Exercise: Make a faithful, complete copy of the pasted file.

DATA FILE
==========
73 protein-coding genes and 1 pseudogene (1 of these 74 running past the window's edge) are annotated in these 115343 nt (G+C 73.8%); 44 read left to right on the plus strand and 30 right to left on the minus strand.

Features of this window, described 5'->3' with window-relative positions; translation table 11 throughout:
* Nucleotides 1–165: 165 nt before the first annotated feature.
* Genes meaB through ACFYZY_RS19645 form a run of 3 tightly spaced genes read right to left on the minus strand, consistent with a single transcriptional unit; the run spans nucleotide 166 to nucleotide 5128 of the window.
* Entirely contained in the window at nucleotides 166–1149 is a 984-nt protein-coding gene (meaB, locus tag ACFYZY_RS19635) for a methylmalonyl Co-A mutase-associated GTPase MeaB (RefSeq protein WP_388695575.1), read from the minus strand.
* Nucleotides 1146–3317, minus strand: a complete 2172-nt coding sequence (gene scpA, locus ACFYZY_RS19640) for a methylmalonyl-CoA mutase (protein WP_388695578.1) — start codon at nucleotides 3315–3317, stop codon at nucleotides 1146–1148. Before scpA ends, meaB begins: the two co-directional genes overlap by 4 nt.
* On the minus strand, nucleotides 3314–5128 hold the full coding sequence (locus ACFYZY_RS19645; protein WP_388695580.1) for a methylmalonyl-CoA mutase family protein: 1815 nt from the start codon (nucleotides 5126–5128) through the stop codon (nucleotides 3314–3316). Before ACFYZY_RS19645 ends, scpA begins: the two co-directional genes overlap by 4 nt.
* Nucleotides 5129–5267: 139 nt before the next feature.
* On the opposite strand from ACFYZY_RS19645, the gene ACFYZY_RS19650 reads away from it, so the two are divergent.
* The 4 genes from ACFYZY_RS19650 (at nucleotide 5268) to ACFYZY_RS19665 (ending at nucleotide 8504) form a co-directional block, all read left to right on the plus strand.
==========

73 protein-coding genes and 1 pseudogene (1 of these 74 running past the window's edge) are annotated in these 115343 nt (G+C 73.8%); 44 read left to right on the plus strand and 30 right to left on the minus strand.

Features of this window, described 5'->3' with window-relative positions; translation table 11 throughout:
* Nucleotides 1–165: 165 nt before the first annotated feature.
* Genes meaB through ACFYZY_RS19645 form a run of 3 tightly spaced genes read right to left on the minus strand, consistent with a single transcriptional unit; the run spans nucleotide 166 to nucleotide 5128 of the window.
* Entirely contained in the window at nucleotides 166–1149 is a 984-nt protein-coding gene (meaB, locus tag ACFYZY_RS19635) for a methylmalonyl Co-A mutase-associated GTPase MeaB (RefSeq protein WP_388695575.1), read from the minus strand.
* Nucleotides 1146–3317, minus strand: a complete 2172-nt coding sequence (gene scpA, locus ACFYZY_RS19640) for a methylmalonyl-CoA mutase (protein WP_388695578.1) — start codon at nucleotides 3315–3317, stop codon at nucleotides 1146–1148. Before scpA ends, meaB begins: the two co-directional genes overlap by 4 nt.
* On the minus strand, nucleotides 3314–5128 hold the full coding sequence (locus ACFYZY_RS19645; protein WP_388695580.1) for a methylmalonyl-CoA mutase family protein: 1815 nt from the start codon (nucleotides 5126–5128) through the stop codon (nucleotides 3314–3316). Before ACFYZY_RS19645 ends, scpA begins: the two co-directional genes overlap by 4 nt.
* Nucleotides 5129–5267: 139 nt before the next feature.
* On the opposite strand from ACFYZY_RS19645, the gene ACFYZY_RS19650 reads away from it, so the two are divergent.
* The 4 genes from ACFYZY_RS19650 (at nucleotide 5268) to ACFYZY_RS19665 (ending at nucleotide 8504) form a co-directional block, all read left to right on the plus strand.